Robnett is not alone in her experience. The National Pain Foundationconducted a survey in 2014 of over 1,300 patients. Remarkably, nearly a third — 30 percent of respondents — reported having used medical cannabis.
Of the more than 390 survey participants who had used cannabis, compared to FDA-approved pharmaceuticals, far more people reported cannabis as being effective:
- 62% reported cannabis as “very effective” in treating their symptoms
- 33% reported that cannabis “helped a little”
- Only 5% said it did not help at all
Contrast these results to FDA-approved medications:
- A mere 8 – 10% reported Cymbalta, Lyrica, or Savella as “very effective”
- 60 – 68% responded those drugs “[did] not help at all”
No wonder “big pharma” is scared of cannabis! In the hierarchy of evidence, a survey is not weighted the same as a random-controlled trial (RCT). However, given the relative safety profile of cannabis and absence of adverse side effects compared to the FDA-approved medications, the data clearly suggests more research is warranted.
Synthetic Cannabinoids for Fibromyalgia
There has been just one double-blind, placebo-controlled randomized, controlled trial (RCT) of synthetic cannabinoids. Researchers concluded nabilone was a “beneficial, well-tolerated treatment option” that could be a viable adjunct to other therapies.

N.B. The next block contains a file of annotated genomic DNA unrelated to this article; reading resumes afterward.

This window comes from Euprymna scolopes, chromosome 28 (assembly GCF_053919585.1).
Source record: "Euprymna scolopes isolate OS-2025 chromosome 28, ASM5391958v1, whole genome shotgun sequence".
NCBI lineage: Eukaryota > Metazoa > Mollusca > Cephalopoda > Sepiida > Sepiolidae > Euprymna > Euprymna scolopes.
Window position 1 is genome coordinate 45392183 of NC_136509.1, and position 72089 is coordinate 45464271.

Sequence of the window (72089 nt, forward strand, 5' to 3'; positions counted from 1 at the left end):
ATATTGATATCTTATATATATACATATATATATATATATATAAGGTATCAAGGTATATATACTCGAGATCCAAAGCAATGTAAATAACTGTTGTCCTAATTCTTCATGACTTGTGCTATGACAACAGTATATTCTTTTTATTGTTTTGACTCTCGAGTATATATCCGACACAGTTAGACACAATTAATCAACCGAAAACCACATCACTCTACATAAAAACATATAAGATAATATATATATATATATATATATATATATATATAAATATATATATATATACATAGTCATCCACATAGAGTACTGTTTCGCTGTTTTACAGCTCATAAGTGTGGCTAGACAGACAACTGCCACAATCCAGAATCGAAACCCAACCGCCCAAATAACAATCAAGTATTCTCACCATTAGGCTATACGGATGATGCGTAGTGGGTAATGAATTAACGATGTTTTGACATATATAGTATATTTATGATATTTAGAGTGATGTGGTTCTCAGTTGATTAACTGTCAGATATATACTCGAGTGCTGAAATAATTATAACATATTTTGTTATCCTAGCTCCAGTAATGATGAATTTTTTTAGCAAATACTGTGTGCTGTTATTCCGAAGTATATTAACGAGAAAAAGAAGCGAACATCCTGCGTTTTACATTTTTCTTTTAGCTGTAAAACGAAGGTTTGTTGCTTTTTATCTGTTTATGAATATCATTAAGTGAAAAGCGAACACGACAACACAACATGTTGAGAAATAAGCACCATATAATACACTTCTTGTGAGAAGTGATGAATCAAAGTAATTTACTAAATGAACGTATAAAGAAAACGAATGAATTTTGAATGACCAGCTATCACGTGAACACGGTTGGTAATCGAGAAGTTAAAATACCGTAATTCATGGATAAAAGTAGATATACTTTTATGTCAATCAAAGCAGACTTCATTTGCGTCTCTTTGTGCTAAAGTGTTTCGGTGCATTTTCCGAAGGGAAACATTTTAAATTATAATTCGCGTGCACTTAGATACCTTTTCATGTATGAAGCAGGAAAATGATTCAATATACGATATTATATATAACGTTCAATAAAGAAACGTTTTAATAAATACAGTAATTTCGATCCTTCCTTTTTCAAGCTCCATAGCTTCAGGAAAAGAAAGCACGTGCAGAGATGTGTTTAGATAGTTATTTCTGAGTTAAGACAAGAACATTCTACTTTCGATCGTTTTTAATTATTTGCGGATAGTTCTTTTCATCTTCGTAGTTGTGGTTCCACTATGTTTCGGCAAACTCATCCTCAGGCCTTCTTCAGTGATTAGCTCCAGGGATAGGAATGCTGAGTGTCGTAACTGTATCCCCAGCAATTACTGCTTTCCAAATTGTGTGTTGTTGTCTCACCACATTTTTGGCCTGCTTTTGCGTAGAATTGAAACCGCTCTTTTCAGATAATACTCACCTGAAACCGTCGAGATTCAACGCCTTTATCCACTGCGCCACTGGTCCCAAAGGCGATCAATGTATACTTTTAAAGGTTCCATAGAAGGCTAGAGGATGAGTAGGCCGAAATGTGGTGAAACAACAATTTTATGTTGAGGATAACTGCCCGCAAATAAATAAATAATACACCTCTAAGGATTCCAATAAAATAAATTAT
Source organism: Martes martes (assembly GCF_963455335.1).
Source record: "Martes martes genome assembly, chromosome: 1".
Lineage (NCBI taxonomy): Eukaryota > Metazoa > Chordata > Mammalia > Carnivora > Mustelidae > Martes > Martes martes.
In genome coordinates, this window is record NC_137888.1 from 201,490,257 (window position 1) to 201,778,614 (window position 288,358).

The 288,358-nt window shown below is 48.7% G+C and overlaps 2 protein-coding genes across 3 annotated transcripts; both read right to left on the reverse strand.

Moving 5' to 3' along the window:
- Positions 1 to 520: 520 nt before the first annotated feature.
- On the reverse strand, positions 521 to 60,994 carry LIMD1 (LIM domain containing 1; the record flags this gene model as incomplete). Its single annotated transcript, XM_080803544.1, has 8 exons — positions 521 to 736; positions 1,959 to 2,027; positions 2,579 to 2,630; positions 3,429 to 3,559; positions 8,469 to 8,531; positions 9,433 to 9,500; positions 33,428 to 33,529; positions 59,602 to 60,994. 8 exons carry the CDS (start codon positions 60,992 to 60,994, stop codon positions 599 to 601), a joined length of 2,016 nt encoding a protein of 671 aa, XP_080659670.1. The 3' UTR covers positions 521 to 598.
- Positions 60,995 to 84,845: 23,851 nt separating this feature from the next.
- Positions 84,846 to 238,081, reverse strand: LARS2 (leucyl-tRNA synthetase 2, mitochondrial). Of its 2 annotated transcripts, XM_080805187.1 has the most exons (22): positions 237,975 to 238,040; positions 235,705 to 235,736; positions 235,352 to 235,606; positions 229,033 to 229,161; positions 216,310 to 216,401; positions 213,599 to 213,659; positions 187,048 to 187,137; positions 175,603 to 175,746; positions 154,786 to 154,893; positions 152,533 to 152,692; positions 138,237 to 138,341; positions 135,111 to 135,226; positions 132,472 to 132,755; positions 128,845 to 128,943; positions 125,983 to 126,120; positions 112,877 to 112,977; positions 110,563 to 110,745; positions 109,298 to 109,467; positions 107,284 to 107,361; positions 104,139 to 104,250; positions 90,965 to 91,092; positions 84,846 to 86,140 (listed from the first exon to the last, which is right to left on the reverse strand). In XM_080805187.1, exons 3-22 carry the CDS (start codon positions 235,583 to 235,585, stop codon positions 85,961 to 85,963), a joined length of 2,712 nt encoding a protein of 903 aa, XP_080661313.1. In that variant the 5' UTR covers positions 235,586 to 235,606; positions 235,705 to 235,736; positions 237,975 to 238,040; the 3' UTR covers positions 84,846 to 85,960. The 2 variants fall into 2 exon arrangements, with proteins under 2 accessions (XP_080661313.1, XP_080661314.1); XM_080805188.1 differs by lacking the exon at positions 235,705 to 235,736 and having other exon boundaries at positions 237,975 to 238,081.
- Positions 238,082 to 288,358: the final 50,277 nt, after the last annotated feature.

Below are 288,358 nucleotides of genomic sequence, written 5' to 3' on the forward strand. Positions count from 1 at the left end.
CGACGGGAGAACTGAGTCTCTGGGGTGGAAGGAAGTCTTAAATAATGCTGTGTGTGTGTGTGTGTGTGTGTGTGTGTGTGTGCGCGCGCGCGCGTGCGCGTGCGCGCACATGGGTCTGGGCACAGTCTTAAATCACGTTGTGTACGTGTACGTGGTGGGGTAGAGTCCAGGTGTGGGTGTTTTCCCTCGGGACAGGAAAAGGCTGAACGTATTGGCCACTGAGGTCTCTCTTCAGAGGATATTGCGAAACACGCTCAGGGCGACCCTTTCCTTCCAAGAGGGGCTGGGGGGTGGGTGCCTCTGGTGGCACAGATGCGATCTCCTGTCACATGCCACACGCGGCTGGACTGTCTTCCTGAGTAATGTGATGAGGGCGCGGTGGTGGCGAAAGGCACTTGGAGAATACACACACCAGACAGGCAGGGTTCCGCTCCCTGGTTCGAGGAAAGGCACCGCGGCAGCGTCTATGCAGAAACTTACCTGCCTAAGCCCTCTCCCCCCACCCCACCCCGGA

But, anecdotally, patients report they prefer botanical cannabis. Only 10% to 20% of the THC makes its way into the bloodstream after metabolizing. Furthermore, nabilone doesn’t come cheap! 30 capsules cost more than $1,000.
Robnett is happy with cannabis. “With cannabis I can vary by strain and consumption method according to how I feel or what time of day it is. More importantly, over the 28 years I’ve suffered from this condition, I found cannabis is by far the most effective and efficient treatment.”
Given the widespread frustration patients have with available treatments, and the devastating nature of fibromyalgia on those who live under its grip, it’s hard to find a morally defensible reason to deprive patients like Robnett the right to not only alleviate their suffering, but find a new lease on life.